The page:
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Legal Information: Wisconsin

Restraining Orders

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Updated: 
July 16, 2020

Step 2: Carefully fill out the petition.

On the petition, you will be the “petitioner” and the abuser will be the “respondent.”

In the space provided for explaining why you want the injunction, write about the most recent incident of violence along with other incidents that have happened in the past, using specific language (slapping, hitting, grabbing, threatening, etc.) that fits your situation. Include details and dates, if possible. Clerks can show you which blanks to fill in, but they cannot help you decide what to write.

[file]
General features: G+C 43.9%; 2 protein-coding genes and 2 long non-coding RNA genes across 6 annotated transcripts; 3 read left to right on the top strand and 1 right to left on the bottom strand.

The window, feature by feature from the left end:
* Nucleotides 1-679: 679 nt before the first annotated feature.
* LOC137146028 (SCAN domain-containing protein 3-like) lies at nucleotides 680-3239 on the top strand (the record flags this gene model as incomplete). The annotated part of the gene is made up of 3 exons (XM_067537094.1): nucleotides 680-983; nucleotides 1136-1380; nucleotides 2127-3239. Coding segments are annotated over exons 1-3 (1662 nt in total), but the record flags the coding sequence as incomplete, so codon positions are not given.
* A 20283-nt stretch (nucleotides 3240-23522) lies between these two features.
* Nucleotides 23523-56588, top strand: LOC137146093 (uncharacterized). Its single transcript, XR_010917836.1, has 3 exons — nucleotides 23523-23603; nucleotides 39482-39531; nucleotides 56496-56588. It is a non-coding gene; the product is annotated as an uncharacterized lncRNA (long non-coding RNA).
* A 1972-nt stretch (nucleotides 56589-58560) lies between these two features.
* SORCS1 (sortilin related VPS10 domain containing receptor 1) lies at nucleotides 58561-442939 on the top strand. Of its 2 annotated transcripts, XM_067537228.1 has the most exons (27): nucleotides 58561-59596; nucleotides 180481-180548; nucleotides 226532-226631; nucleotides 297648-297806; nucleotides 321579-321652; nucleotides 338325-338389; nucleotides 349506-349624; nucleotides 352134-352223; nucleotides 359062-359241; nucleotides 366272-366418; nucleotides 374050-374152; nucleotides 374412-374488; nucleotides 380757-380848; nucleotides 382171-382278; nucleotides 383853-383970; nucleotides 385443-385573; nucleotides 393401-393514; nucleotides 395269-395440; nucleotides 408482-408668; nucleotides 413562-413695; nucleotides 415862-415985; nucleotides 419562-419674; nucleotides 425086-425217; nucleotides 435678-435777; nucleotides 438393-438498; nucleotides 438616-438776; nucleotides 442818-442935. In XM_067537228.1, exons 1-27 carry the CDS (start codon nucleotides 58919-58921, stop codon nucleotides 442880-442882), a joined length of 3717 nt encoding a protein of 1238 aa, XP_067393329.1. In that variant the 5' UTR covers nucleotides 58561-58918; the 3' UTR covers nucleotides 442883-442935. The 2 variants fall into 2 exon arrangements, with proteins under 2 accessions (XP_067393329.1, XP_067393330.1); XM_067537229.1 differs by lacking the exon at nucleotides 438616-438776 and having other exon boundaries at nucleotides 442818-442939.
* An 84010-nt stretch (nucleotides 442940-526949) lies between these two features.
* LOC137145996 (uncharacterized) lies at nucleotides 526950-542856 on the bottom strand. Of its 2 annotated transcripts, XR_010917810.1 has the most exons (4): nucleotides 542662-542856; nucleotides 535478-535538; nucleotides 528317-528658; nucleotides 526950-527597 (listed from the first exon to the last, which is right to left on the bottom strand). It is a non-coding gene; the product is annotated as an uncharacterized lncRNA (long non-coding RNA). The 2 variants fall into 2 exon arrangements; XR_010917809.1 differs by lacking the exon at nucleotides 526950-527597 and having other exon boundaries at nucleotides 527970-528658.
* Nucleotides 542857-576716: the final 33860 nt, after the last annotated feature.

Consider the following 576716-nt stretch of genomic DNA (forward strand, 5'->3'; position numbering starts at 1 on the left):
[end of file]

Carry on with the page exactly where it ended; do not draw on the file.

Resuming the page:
The domestic abuse injunction process starts by requesting a temporary restraining order. The abuser does not have to be in court with you or be told beforehand that you are asking the judge or court commissioner for a temporary restraining order.

Note: Do not sign the court forms until you are in front of a notary or a clerk. The clerk can usually notarize the forms for you.